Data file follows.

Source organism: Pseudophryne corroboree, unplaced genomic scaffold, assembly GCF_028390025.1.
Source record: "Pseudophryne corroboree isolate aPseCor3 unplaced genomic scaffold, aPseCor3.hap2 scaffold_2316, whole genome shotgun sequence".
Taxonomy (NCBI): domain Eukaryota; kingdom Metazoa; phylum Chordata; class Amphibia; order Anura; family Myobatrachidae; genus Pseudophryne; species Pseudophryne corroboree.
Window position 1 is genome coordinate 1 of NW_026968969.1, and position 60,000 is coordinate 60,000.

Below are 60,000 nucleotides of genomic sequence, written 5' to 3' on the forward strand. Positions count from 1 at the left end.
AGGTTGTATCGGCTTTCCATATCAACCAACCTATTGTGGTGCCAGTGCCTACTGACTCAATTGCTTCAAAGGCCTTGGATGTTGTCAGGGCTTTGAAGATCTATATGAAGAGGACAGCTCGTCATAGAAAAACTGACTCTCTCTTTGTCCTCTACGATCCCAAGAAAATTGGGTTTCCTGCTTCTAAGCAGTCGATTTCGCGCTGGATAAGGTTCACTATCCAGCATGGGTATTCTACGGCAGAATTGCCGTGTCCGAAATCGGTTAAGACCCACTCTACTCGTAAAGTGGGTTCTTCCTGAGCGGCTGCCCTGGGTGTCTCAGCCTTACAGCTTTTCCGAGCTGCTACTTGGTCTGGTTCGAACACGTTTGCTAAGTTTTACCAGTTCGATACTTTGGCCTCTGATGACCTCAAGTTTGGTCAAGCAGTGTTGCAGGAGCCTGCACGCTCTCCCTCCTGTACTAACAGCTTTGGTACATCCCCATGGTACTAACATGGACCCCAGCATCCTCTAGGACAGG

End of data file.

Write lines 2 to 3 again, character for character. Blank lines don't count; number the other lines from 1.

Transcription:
Source record: "Pseudophryne corroboree isolate aPseCor3 unplaced genomic scaffold, aPseCor3.hap2 scaffold_2316, whole genome shotgun sequence".
Taxonomy (NCBI): domain Eukaryota; kingdom Metazoa; phylum Chordata; class Amphibia; order Anura; family Myobatrachidae; genus Pseudophryne; species Pseudophryne corroboree.